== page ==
AC Ammeter HELP PLEASE!!!!!

Discussion in 'Homework Help' started by Knightas4, Apr 15, 2011.

  1. Knightas4

    Thread Starter New Member

    Mar 21, 2011
    Hi, i am working on my senior project. I am building an AC ammeter. My design as of right now is a DC voltmeter with a .1 ohm shunt which allows it to read correct DC current. I have already proved this works correctly. My problem now is rectifying an AC signal to DC and have the correct current read on the meter. I have tried using a low resistance power resistor as a shunt on the AC side then in parallel to the shunt is a full wave bridge rectifier. As of now i have not been successful. I would like any suggestions on how to fix this problem or ways to read the AC current correctly.
  2. Adjuster

    Well-Known Member

    Dec 26, 2010
    What is the voltage developed across the 0.1Ω shunt? What is the minimum voltage required by your rectifier? If the shunt develops only a small voltage, this may be insufficient to allow the rectifier to function.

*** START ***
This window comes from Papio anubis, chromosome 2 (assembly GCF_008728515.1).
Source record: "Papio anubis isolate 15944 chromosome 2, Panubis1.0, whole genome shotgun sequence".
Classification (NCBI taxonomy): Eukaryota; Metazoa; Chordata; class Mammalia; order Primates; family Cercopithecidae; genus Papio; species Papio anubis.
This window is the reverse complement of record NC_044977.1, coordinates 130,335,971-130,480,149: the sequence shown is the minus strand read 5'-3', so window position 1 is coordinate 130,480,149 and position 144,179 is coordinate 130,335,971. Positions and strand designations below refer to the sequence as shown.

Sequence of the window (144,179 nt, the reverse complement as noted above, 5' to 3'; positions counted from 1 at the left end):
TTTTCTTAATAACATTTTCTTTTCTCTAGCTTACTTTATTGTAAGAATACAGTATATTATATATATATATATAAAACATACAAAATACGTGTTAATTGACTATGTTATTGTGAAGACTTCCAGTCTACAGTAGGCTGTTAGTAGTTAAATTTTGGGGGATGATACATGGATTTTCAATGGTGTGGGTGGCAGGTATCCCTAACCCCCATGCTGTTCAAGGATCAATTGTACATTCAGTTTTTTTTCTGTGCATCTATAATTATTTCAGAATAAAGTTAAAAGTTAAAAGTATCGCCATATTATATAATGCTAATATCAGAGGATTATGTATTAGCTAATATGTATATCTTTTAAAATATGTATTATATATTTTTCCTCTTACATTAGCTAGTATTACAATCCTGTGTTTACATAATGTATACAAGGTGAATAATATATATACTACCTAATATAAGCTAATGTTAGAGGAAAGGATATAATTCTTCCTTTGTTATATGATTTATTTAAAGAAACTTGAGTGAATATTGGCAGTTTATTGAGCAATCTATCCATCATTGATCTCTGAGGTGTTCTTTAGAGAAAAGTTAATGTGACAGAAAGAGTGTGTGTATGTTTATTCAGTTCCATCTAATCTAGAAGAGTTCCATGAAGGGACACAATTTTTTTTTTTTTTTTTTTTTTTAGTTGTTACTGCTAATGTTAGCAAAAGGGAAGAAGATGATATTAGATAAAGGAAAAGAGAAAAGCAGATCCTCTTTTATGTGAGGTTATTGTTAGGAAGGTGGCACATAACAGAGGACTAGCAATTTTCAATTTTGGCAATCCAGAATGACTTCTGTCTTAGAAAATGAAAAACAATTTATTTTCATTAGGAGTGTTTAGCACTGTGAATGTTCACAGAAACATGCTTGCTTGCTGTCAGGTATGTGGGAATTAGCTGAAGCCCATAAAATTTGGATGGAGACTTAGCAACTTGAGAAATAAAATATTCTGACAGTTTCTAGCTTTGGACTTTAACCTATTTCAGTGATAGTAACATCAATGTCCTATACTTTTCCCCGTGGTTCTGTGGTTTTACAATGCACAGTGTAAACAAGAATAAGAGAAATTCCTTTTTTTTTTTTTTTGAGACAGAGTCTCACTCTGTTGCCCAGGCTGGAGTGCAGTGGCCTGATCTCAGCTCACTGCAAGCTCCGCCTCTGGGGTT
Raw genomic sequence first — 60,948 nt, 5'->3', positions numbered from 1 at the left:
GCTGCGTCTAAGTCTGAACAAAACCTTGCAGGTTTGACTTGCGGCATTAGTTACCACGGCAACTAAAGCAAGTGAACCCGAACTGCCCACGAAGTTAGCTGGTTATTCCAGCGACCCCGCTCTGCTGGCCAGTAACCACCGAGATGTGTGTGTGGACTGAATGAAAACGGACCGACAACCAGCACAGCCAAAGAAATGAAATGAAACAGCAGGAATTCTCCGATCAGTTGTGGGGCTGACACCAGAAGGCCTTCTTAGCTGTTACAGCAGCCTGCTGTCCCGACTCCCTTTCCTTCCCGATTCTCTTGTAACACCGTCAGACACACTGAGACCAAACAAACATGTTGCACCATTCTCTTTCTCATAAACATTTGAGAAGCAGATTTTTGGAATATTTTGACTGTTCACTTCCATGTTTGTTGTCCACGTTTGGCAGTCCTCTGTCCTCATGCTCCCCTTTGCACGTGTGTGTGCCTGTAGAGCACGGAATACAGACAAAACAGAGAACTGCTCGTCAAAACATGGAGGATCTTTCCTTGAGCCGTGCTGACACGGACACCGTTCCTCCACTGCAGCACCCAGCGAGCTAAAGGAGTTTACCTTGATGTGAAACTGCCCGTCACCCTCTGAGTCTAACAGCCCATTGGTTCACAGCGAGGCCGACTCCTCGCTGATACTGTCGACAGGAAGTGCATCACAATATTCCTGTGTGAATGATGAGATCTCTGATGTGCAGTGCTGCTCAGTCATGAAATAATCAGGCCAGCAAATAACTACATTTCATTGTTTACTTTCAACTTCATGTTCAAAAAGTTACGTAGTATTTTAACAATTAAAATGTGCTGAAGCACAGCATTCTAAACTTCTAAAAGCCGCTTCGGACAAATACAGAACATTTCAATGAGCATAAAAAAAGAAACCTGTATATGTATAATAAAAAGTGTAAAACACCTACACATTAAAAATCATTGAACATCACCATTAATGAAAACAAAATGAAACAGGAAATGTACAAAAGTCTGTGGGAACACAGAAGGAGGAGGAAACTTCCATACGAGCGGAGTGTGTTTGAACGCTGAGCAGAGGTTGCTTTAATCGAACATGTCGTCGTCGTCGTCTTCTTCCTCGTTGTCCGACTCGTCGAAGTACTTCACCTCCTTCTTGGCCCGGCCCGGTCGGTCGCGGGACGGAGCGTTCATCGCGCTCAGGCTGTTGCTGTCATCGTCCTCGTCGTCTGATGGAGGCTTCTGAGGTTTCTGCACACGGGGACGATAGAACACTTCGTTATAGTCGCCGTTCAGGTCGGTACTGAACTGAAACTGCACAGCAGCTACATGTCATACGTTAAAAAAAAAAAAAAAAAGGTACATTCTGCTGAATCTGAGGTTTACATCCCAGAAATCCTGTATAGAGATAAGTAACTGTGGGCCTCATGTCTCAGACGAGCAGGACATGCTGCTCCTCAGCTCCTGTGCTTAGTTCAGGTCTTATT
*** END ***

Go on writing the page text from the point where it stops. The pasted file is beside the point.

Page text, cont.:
You might consider simply increasing the increasing the shunt resistance to obtain a bigger voltage to drive the rectifier, but this would considerably increase the power loss (burden) and the response would still tend to be non-linear and temperature dependent, especially at lower currents.

    Alternatively, if you can get a rectifier rated for the full load current, this could be inserted before the shunt so that the shunt is passing DC.

    Finally, a current transformer can be used to derive a divided down current with a relatively large driving voltage capability. This can be rectified and fed to an ammeter (or a shunt to give a voltage to drive a voltmeter). Don't ever leave the output open-circuit though, as the output voltage can get dangerously large.
  3. t_n_k

    AAC Fanatic!

    Mar 6, 2009